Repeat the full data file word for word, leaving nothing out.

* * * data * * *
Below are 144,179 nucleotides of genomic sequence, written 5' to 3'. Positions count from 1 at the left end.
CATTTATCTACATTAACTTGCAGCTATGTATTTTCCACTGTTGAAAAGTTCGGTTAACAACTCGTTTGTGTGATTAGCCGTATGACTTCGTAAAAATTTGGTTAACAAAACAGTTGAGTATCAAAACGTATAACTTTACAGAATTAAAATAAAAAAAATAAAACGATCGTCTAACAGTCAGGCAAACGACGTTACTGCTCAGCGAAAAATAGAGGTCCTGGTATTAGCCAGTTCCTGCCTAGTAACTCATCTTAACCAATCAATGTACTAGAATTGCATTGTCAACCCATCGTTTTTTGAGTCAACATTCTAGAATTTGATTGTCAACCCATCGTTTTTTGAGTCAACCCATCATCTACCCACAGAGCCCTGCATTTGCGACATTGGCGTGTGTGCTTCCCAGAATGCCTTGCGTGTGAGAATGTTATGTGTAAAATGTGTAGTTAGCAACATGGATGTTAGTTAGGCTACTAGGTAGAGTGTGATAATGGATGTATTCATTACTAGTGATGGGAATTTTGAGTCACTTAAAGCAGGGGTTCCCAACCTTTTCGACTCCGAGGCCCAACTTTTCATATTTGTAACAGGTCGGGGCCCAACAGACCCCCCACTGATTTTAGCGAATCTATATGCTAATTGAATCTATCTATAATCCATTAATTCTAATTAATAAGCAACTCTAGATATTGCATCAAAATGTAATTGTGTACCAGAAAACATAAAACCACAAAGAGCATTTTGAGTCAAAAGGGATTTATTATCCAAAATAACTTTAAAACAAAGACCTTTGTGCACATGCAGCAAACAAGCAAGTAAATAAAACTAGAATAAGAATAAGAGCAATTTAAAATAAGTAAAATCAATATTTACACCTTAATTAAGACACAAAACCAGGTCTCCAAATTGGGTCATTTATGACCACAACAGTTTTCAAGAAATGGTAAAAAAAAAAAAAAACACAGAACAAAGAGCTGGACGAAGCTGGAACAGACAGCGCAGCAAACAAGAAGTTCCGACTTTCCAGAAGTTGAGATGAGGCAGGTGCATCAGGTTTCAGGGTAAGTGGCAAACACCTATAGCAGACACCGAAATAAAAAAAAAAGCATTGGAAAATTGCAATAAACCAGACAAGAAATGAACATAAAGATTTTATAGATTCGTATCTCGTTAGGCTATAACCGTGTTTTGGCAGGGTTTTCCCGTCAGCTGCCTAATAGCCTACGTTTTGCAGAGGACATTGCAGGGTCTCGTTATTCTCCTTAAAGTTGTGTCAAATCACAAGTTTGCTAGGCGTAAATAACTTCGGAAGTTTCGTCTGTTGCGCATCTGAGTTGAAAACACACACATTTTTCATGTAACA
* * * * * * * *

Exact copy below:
Below are 144,179 nucleotides of genomic sequence, written 5' to 3'. Positions count from 1 at the left end.
CATTTATCTACATTAACTTGCAGCTATGTATTTTCCACTGTTGAAAAGTTCGGTTAACAACTCGTTTGTGTGATTAGCCGTATGACTTCGTAAAAATTTGGTTAACAAAACAGTTGAGTATCAAAACGTATAACTTTACAGAATTAAAATAAAAAAAATAAAACGATCGTCTAACAGTCAGGCAAACGACGTTACTGCTCAGCGAAAAATAGAGGTCCTGGTATTAGCCAGTTCCTGCCTAGTAACTCATCTTAACCAATCAATGTACTAGAATTGCATTGTCAACCCATCGTTTTTTGAGTCAACATTCTAGAATTTGATTGTCAACCCATCGTTTTTTGAGTCAACCCATCATCTACCCACAGAGCCCTGCATTTGCGACATTGGCGTGTGTGCTTCCCAGAATGCCTTGCGTGTGAGAATGTTATGTGTAAAATGTGTAGTTAGCAACATGGATGTTAGTTAGGCTACTAGGTAGAGTGTGATAATGGATGTATTCATTACTAGTGATGGGAATTTTGAGTCACTTAAAGCAGGGGTTCCCAACCTTTTCGACTCCGAGGCCCAACTTTTCATATTTGTAACAGGTCGGGGCCCAACAGACCCCCCACTGATTTTAGCGAATCTATATGCTAATTGAATCTATCTATAATCCATTAATTCTAATTAATAAGCAACTCTAGATATTGCATCAAAATGTAATTGTGTACCAGAAAACATAAAACCACAAAGAGCATTTTGAGTCAAAAGGGATTTATTATCCAAAATAACTTTAAAACAAAGACCTTTGTGCACATGCAGCAAACAAGCAAGTAAATAAAACTAGAATAAGAATAAGAGCAATTTAAAATAAGTAAAATCAATATTTACACCTTAATTAAGACACAAAACCAGGTCTCCAAATTGGGTCATTTATGACCACAACAGTTTTCAAGAAATGGTAAAAAAAAAAAAAAACACAGAACAAAGAGCTGGACGAAGCTGGAACAGACAGCGCAGCAAACAAGAAGTTCCGACTTTCCAGAAGTTGAGATGAGGCAGGTGCATCAGGTTTCAGGGTAAGTGGCAAACACCTATAGCAGACACCGAAATAAAAAAAAAAGCATTGGAAAATTGCAATAAACCAGACAAGAAATGAACATAAAGATTTTATAGATTCGTATCTCGTTAGGCTATAACCGTGTTTTGGCAGGGTTTTCCCGTCAGCTGCCTAATAGCCTACGTTTTGCAGAGGACATTGCAGGGTCTCGTTATTCTCCTTAAAGTTGTGTCAAATCACAAGTTTGCTAGGCGTAAATAACTTCGGAAGTTTCGTCTGTTGCGCATCTGAGTTGAAAACACACACATTTTTCATGTAACA